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Mary McLeod Bethune

Mary McLeod BethuneAKA Mary Jane McLeod

Born: 10-Jul-1875
Birthplace: Mayesville, SC
Died: 18-May-1955
Location of death: Daytona Beach, FL
Cause of death: Heart Failure
Remains: Buried, Bethune-Cookman College, Daytona Beach, FL

Gender: Female
Religion: Methodist
Race or Ethnicity: Black
Sexual orientation: Straight
Occupation: Educator, Activist
Party Affiliation: Democratic

Nationality: United States
Executive summary: Black activist and educator

Mary McLeod Bethune was born in a South Carolina log cabin, the daughter of slaves, and became one of the most prominent black leaders of her time. She was active in campaigns to stop lynching in the American South, and worked to end segregationist policies of the American Red Cross, the National Council of Women, the Methodist Episcopal Church, and the United States government. Not merely opposing the racially-discriminatory poll tax, she led a nationwide fundraising drive that paid the tax for thousands of black voters.

She grew up working in the cotton fields, and as a young woman her goal was to become a Christian missionary to Africa. After attending the Bible Institute for Home and Foreign Missions (now Moody Bible Institute), she learned that the Presbyterian Mission Board would not consider sending an African-American woman to Africa. She instead worked for several years as a teacher at all-black schools in the South, supplementing her meager income by selling life insurance. In 1904, with no funding and five students, she opened the Daytona Normal and Industrial Institute for Negro Girls, in Daytona Beach, Florida. In the 1920s she secured the school's financial footing by affiliating it with the Methodist Episcopal Church, and in 1923 she oversaw the school's merger with Cookman Institute for Men, leading to its present identity as Bethune-Cookman University.

She was nominally an advisor to Presidents Calvin Coolidge and Herbert Hoover on child welfare matters, but as a friend of First Lady Eleanor Roosevelt she was much more involved in the administration of Franklin D. Roosevelt. She was appointed by Roosevelt as Director of the National Youth Administration's Division of Negro Affairs in 1936, making her the highest-ranking black woman in American government up to that time. She was a key advocate for establishment of the Federal Committee on Fair Employment Practice, the first federal agency dedicated to eliminating discriminatory employment practices (founded in 1941, and eliminated by Congress in 1946). As a representative of the NAACP, she was the only black woman to attend the 1946 conference in San Francisco that founded the United Nations. Her tombstone on the campus of Bethune-Cookman University is engraved, "She has given her best that others may live a more abundant life."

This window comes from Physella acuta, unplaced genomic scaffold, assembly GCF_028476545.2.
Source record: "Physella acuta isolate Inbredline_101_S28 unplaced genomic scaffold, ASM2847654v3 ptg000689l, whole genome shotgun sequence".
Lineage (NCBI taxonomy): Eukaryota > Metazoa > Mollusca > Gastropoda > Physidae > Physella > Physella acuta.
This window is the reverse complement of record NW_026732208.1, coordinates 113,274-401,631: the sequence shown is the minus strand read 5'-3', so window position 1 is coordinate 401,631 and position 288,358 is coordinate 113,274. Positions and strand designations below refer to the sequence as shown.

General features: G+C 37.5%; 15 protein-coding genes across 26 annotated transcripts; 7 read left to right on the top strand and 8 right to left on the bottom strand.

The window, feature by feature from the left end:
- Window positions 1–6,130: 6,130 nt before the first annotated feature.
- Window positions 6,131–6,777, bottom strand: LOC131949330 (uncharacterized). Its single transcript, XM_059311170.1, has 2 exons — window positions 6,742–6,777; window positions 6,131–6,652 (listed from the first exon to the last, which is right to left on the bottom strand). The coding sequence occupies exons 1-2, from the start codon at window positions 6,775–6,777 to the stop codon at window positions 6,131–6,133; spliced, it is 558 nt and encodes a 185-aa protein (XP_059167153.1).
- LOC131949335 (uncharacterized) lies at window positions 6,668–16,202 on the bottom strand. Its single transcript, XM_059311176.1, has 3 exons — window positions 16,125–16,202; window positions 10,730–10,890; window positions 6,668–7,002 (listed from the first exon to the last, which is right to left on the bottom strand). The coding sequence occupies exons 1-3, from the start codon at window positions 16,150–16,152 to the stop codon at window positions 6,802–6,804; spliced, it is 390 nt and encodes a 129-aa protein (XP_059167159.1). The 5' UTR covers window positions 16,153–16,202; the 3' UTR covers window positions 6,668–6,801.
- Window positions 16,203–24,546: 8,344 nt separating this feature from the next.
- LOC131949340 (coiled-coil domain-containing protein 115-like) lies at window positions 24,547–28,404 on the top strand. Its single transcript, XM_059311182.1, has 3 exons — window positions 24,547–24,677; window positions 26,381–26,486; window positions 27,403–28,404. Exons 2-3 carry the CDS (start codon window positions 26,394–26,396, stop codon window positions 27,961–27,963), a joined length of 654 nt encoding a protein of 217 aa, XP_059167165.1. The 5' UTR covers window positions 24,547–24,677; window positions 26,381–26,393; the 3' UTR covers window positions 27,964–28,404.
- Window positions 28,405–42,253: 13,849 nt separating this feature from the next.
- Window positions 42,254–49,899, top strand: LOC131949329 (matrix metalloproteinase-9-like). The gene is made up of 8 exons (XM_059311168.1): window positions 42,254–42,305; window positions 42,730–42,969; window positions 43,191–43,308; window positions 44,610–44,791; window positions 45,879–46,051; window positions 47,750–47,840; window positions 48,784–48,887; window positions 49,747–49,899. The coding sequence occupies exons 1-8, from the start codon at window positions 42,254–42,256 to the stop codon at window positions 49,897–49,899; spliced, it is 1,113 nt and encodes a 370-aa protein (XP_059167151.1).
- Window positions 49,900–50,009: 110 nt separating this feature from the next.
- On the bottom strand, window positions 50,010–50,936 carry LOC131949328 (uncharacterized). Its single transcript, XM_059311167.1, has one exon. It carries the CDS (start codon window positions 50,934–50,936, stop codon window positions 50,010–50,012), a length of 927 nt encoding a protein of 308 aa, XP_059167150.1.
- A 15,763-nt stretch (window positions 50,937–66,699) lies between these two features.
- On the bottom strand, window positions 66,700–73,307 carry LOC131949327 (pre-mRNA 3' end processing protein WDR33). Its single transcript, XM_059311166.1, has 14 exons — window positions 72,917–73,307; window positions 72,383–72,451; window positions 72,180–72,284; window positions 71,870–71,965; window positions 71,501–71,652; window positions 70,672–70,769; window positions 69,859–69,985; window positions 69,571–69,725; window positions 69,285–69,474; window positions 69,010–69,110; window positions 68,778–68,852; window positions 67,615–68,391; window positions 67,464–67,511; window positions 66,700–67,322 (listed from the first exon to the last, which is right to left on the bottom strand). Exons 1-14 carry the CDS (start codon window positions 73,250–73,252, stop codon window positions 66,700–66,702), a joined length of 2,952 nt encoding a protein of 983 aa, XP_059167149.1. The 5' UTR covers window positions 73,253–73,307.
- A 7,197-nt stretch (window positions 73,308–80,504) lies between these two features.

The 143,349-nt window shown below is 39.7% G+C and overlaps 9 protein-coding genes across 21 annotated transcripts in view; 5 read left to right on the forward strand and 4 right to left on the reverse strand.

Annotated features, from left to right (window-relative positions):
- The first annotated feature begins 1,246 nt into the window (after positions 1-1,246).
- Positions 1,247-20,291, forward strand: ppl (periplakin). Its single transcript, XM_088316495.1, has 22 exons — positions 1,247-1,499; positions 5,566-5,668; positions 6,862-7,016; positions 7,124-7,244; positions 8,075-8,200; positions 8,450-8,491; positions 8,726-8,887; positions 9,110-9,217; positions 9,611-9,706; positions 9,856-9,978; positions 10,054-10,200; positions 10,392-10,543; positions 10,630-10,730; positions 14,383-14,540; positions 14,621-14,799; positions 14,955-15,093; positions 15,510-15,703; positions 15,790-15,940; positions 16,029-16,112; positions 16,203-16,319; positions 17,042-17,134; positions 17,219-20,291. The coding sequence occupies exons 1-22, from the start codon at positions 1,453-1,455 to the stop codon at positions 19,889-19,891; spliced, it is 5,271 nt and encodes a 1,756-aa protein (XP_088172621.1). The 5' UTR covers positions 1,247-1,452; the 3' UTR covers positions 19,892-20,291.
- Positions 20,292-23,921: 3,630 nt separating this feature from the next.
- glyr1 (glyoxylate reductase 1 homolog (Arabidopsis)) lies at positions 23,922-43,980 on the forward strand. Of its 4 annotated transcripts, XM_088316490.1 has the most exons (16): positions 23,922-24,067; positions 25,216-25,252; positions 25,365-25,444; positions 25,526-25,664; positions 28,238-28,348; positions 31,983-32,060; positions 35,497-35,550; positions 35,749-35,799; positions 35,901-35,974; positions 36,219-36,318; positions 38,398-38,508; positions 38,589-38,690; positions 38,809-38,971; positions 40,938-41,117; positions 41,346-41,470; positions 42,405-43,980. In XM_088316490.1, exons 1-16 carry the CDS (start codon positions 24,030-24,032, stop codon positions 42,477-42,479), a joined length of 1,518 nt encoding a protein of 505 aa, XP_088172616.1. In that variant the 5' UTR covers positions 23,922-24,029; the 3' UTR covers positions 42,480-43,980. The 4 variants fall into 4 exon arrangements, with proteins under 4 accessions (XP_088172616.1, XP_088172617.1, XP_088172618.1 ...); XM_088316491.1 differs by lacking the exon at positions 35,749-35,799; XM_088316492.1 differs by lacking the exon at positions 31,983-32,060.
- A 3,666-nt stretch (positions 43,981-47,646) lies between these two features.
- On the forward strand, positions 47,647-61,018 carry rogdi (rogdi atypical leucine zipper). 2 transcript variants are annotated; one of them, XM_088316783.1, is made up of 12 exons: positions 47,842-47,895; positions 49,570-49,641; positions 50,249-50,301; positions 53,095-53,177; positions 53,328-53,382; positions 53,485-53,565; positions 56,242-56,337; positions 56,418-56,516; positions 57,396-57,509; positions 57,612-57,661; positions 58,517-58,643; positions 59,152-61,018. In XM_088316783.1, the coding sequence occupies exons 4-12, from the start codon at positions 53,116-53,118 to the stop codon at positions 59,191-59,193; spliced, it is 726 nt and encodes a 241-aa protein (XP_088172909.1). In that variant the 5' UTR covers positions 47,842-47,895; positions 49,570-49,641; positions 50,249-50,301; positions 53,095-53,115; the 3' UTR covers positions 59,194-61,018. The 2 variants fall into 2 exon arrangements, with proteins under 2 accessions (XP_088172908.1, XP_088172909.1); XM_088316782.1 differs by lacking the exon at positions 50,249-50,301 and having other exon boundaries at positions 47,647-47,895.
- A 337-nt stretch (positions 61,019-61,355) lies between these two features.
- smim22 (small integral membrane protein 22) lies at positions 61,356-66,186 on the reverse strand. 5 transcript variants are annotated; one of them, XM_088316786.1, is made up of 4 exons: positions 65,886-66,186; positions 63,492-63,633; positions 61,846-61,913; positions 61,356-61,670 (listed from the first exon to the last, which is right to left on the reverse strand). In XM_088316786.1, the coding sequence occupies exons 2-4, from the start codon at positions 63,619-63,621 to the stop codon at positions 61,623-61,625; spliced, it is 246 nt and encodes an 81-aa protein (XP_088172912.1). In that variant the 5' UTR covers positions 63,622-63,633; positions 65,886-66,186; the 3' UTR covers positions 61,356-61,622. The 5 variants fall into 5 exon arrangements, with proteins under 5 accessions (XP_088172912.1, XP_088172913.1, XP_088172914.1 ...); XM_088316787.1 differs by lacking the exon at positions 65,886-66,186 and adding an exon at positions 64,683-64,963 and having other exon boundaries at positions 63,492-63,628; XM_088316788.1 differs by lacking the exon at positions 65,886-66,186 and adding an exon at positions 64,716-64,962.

Father: Samuel McLeod (slave)
Mother: Patsy McIntosh McLeod (slave)
Husband: Albertus Bethune (clothes salesman, m. May-1898, abandoned family 1906, d. 1918)
Son: Albert Bethune (b. 1899)

    High School: Barber-Scotia College, Concord, NC (1893)
    University: Moody Bible Institute, Chicago, IL (1895)
    Administrator: Bethune-Cookman University (Founder and President, 1904-42, 1946-47)

    American Red Cross
    National Association of Colored Women President (1924)
    National Council of Women
    National Council of Negro Women Founder and President (1935-49)
    Association for the Study of African American Life and History President (1936-51)
    National Youth Administration Director of Negro Affairs (1936-44)
    Spingarn Medal 1935
    Frances Drexel Award for Distinguished Service 1937
    NAACP Vice President (1940-55)
    Heart Attack 18-May-1955 (fatal)
    National Women's Hall of Fame 1973

Appears on postage stamps:
USA, Scott #2137 (22, issued 5-Mar-1985)

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